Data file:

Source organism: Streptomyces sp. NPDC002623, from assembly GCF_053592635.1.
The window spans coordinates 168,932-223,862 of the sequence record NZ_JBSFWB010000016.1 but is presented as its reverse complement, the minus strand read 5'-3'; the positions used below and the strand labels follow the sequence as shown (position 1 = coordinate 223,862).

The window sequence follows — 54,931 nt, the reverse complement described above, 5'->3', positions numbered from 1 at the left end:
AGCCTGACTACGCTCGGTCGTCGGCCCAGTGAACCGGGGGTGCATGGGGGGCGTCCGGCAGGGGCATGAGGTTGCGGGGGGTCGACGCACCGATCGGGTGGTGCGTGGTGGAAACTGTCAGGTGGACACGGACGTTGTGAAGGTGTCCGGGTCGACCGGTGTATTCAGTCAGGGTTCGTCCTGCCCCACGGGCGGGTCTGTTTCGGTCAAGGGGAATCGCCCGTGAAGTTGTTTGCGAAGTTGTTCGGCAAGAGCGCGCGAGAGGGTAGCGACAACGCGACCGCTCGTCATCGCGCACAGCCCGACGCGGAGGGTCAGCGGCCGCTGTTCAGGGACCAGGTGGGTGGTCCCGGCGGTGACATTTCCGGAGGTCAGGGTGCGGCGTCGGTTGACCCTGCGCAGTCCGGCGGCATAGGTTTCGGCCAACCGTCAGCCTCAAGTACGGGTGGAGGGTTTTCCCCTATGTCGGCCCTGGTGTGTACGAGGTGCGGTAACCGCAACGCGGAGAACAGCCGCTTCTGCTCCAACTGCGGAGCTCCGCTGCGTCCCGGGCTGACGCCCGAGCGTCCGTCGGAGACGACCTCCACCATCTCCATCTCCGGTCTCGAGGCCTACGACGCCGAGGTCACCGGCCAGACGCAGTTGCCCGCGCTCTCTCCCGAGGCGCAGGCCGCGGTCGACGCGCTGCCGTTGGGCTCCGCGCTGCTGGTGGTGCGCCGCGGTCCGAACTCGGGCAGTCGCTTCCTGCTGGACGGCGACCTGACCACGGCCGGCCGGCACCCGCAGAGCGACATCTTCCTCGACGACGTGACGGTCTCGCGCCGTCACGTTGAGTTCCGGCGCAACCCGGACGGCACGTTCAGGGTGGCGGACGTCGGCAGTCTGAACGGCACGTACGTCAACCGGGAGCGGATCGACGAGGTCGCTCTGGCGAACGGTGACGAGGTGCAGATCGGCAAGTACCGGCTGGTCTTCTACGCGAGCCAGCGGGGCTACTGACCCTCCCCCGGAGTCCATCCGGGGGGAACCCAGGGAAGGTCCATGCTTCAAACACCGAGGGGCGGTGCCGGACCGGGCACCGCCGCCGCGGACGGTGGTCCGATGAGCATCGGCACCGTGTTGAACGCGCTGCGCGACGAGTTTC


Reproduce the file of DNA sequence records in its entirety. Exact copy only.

Source organism: Streptomyces sp. NPDC002623, from assembly GCF_053592635.1.
The window spans coordinates 168,932-223,862 of the sequence record NZ_JBSFWB010000016.1 but is presented as its reverse complement, the minus strand read 5'-3'; the positions used below and the strand labels follow the sequence as shown (position 1 = coordinate 223,862).

The window sequence follows — 54,931 nt, the reverse complement described above, 5'->3', positions numbered from 1 at the left end:
AGCCTGACTACGCTCGGTCGTCGGCCCAGTGAACCGGGGGTGCATGGGGGGCGTCCGGCAGGGGCATGAGGTTGCGGGGGGTCGACGCACCGATCGGGTGGTGCGTGGTGGAAACTGTCAGGTGGACACGGACGTTGTGAAGGTGTCCGGGTCGACCGGTGTATTCAGTCAGGGTTCGTCCTGCCCCACGGGCGGGTCTGTTTCGGTCAAGGGGAATCGCCCGTGAAGTTGTTTGCGAAGTTGTTCGGCAAGAGCGCGCGAGAGGGTAGCGACAACGCGACCGCTCGTCATCGCGCACAGCCCGACGCGGAGGGTCAGCGGCCGCTGTTCAGGGACCAGGTGGGTGGTCCCGGCGGTGACATTTCCGGAGGTCAGGGTGCGGCGTCGGTTGACCCTGCGCAGTCCGGCGGCATAGGTTTCGGCCAACCGTCAGCCTCAAGTACGGGTGGAGGGTTTTCCCCTATGTCGGCCCTGGTGTGTACGAGGTGCGGTAACCGCAACGCGGAGAACAGCCGCTTCTGCTCCAACTGCGGAGCTCCGCTGCGTCCCGGGCTGACGCCCGAGCGTCCGTCGGAGACGACCTCCACCATCTCCATCTCCGGTCTCGAGGCCTACGACGCCGAGGTCACCGGCCAGACGCAGTTGCCCGCGCTCTCTCCCGAGGCGCAGGCCGCGGTCGACGCGCTGCCGTTGGGCTCCGCGCTGCTGGTGGTGCGCCGCGGTCCGAACTCGGGCAGTCGCTTCCTGCTGGACGGCGACCTGACCACGGCCGGCCGGCACCCGCAGAGCGACATCTTCCTCGACGACGTGACGGTCTCGCGCCGTCACGTTGAGTTCCGGCGCAACCCGGACGGCACGTTCAGGGTGGCGGACGTCGGCAGTCTGAACGGCACGTACGTCAACCGGGAGCGGATCGACGAGGTCGCTCTGGCGAACGGTGACGAGGTGCAGATCGGCAAGTACCGGCTGGTCTTCTACGCGAGCCAGCGGGGCTACTGACCCTCCCCCGGAGTCCATCCGGGGGGAACCCAGGGAAGGTCCATGCTTCAAACACCGAGGGGCGGTGCCGGACCGGGCACCGCCGCCGCGGACGGTGGTCCGATGAGCATCGGCACCGTGTTGAACGCGCTGCGCGACGAGTTTC